Iran’s Islamic Revolution of 1979 turned violent almost immediately after the overthrow of Shah Mohammad Reza Pahlavi. Dozens of top figures of the previous regime were captured, summarily tried, and executed by a firing squad, night after night, on the roof of a school where the leader of the revolution, Ayatollah Ruhollah Khomeini, had taken residence in central Tehran.
The photographs of their bullet-riddled bodies, naked from the waist up, were published on the front pages of the newspapers. The message was clear: there was no going back to the previous era. The brutality shocked a nation previously unused to this level of violence, especially as those responsible were Shiite clergymen, men of God. But Iranians, still united in the revolutionary fervor that had just overthrown one of the most powerful regimes in the region, went along with it. In recent memory there was no precedent anywhere in the world for the clergy taking power. Nor was there a revolution on this scale. The revolution had to be protected.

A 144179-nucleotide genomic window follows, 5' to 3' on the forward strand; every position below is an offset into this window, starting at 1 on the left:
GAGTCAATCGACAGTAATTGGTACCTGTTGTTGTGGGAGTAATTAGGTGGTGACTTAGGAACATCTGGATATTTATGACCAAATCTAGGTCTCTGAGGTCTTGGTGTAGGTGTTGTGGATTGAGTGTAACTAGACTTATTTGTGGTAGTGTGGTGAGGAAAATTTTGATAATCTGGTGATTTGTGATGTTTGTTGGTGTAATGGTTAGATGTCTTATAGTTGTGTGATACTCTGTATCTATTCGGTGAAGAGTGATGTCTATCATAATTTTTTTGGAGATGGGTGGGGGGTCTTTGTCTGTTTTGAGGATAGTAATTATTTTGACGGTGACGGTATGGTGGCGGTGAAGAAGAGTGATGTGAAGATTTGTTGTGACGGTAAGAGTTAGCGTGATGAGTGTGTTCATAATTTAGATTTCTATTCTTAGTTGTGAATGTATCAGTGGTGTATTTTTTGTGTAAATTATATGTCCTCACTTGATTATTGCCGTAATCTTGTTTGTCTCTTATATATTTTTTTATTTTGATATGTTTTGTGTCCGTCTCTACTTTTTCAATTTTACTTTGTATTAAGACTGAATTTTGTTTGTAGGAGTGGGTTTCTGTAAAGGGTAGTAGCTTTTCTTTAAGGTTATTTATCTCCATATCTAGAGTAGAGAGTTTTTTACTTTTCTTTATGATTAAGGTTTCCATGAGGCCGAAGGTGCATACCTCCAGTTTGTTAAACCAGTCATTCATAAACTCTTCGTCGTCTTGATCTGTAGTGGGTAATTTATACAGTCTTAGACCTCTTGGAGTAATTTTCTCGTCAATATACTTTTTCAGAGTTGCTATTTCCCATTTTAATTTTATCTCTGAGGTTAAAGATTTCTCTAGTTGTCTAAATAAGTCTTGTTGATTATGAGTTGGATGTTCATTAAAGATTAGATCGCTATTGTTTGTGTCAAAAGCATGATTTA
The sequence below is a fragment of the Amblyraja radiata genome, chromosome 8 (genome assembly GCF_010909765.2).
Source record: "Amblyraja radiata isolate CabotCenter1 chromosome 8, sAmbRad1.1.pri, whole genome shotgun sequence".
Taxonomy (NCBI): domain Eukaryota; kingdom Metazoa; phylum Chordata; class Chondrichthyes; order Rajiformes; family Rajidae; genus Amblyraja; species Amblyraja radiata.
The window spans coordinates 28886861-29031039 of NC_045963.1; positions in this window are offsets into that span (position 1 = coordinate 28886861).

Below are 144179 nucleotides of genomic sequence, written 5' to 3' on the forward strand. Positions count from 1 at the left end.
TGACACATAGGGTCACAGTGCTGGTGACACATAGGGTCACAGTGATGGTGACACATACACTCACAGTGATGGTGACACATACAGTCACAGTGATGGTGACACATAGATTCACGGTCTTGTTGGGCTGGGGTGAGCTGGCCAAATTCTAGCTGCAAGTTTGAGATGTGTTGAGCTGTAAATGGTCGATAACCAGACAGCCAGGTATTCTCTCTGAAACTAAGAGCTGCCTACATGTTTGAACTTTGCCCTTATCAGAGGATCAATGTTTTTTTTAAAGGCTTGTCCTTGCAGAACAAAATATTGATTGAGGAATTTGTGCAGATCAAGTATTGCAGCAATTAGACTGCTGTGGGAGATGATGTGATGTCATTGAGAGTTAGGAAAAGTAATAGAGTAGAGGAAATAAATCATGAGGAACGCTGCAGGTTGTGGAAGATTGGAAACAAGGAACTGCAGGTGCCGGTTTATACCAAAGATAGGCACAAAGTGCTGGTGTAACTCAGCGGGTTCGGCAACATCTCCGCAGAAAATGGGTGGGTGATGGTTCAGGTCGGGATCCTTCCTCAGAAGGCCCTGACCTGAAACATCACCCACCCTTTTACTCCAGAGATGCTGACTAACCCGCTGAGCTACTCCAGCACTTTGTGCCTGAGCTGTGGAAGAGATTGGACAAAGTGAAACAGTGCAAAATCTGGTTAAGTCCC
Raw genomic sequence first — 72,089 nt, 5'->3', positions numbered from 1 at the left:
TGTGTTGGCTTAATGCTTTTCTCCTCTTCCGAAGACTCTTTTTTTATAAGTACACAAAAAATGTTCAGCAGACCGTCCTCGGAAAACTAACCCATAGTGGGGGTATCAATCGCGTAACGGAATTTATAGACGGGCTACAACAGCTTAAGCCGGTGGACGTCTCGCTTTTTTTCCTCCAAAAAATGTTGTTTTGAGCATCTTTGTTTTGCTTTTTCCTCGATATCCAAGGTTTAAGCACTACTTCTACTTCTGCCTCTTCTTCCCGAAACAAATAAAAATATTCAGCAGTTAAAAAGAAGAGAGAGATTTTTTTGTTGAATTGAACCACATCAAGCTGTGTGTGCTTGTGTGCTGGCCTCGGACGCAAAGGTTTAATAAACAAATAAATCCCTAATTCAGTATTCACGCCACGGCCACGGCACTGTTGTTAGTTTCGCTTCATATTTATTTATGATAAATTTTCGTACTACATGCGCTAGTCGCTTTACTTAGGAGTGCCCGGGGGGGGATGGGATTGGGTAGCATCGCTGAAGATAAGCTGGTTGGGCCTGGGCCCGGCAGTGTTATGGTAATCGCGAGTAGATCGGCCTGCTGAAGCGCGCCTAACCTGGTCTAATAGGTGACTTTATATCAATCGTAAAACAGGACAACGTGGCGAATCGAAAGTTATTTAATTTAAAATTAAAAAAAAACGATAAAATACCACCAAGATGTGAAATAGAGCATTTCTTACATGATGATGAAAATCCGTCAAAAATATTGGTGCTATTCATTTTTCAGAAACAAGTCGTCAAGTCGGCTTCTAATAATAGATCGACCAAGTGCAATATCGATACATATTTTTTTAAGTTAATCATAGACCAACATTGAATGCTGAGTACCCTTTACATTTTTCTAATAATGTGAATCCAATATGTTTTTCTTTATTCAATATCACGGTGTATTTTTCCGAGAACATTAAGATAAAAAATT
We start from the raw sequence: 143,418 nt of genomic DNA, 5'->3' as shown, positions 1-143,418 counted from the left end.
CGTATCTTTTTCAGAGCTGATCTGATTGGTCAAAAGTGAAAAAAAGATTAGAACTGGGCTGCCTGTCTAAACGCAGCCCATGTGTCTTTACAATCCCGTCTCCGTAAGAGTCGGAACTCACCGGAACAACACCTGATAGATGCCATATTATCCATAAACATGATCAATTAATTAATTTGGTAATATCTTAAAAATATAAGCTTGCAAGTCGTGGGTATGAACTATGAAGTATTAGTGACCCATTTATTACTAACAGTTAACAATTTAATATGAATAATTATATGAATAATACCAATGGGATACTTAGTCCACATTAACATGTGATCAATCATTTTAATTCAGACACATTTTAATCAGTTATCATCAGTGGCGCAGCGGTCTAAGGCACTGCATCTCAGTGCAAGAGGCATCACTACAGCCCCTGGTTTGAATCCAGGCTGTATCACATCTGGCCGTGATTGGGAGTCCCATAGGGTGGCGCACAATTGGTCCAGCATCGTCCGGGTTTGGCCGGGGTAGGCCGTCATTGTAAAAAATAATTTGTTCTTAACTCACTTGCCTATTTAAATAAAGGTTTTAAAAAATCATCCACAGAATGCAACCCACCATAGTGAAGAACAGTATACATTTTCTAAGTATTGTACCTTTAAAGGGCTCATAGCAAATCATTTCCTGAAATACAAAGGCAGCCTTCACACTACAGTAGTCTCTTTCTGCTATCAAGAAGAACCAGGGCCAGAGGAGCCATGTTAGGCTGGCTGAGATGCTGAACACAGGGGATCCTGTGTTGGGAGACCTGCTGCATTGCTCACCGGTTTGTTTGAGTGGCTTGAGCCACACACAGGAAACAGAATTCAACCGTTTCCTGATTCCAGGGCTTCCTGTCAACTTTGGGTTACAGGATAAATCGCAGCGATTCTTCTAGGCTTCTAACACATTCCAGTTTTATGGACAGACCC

Ayatollah Khomeini, with his flair for ruthlessness, laid the groundwork for a culture of endemic violence and impunity that have endured to this day. In the name of the revolution, this culture of violence led the country astray, earning it a reputation as a rogue state, stunting its development.
There are no shortages of examples of this brutality in the 37-year history of the Iranian Revolution—particularly in the first decade. But an audiotape from nearly three decades ago that has recently surfaced in Iran throws a spotlight on perhaps the most horrific episode of the country’s clerical rule.
The audiotape focuses on the events in the summer of 1988, when, on the order of Khomeini, thousands of political prisoners who had been sentenced to jail for political activities were executed in secret in a matter of weeks. The prisoners belonged to a variety of political groups, such as the Mujahideen Khalq Organization, or the MKO, and the leftist Fedayeen and Paykar.
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